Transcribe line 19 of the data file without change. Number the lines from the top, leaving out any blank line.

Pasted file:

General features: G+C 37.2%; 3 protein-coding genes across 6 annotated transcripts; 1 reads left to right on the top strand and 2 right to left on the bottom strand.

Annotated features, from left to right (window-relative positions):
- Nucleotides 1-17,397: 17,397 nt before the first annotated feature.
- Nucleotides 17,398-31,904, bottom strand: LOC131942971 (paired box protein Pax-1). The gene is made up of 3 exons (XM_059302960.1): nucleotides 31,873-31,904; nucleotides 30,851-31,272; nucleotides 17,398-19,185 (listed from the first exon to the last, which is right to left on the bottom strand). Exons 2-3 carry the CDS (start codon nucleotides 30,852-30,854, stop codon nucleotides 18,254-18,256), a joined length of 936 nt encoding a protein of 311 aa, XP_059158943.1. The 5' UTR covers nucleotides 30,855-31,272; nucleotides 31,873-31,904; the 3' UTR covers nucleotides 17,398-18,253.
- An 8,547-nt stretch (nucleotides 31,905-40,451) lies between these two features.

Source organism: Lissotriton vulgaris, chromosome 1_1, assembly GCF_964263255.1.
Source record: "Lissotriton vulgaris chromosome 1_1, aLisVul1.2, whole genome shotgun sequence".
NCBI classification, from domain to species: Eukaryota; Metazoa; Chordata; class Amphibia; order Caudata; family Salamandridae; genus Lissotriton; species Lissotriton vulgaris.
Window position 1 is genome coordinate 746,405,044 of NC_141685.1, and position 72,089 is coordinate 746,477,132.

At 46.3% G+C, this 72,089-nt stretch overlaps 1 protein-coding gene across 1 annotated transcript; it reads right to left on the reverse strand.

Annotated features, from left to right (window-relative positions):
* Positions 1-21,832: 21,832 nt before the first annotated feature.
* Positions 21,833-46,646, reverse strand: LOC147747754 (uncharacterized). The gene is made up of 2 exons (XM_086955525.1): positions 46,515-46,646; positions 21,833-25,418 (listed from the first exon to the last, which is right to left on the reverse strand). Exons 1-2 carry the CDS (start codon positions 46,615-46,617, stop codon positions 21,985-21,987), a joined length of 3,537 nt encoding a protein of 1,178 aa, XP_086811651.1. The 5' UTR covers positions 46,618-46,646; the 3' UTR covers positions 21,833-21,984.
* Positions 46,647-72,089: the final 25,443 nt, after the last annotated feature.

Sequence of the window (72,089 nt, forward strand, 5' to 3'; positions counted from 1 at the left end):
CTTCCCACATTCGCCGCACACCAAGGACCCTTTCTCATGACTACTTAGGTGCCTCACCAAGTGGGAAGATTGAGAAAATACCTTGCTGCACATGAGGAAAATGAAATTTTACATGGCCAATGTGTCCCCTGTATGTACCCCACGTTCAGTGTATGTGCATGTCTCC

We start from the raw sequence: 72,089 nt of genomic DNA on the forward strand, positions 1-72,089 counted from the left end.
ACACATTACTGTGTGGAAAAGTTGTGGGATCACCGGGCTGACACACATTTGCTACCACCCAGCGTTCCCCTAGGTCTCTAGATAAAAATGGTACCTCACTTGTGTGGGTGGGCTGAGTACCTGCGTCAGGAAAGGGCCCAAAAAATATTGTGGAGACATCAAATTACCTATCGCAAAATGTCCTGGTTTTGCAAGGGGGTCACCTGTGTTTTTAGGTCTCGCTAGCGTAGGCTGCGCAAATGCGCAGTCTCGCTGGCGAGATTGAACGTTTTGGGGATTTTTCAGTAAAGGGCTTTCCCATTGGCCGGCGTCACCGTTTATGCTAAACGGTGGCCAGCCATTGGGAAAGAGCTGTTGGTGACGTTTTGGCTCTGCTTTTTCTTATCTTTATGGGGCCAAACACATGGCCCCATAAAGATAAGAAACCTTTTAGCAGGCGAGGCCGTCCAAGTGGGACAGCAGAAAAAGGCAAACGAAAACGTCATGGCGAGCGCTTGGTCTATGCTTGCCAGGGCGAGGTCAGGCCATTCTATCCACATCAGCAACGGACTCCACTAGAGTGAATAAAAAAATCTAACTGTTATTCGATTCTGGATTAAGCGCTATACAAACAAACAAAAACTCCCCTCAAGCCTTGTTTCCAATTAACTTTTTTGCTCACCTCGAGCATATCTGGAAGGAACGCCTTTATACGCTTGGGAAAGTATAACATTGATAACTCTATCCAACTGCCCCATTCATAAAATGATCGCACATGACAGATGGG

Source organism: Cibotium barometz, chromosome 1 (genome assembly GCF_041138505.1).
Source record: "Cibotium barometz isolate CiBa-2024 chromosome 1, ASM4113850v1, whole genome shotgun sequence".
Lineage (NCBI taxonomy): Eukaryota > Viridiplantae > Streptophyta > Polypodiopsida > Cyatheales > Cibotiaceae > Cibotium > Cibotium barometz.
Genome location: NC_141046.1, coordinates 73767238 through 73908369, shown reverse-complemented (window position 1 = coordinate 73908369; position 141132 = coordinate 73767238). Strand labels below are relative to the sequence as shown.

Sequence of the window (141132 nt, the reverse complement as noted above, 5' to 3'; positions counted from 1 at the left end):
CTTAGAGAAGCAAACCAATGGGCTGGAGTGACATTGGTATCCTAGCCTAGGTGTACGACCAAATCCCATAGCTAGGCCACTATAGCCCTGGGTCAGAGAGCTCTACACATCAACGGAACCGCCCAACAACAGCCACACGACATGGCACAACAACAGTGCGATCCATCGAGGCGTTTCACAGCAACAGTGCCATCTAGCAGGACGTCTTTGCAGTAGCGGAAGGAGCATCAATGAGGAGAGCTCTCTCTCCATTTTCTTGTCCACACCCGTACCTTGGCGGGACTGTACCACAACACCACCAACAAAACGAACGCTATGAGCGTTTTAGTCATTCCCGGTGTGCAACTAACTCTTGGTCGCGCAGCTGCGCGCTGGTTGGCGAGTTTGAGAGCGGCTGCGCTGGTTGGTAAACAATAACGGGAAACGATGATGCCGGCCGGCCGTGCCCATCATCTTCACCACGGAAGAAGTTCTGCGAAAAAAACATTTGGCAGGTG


Source organism: Cibotium barometz, chromosome 1 (genome assembly GCF_041138505.1).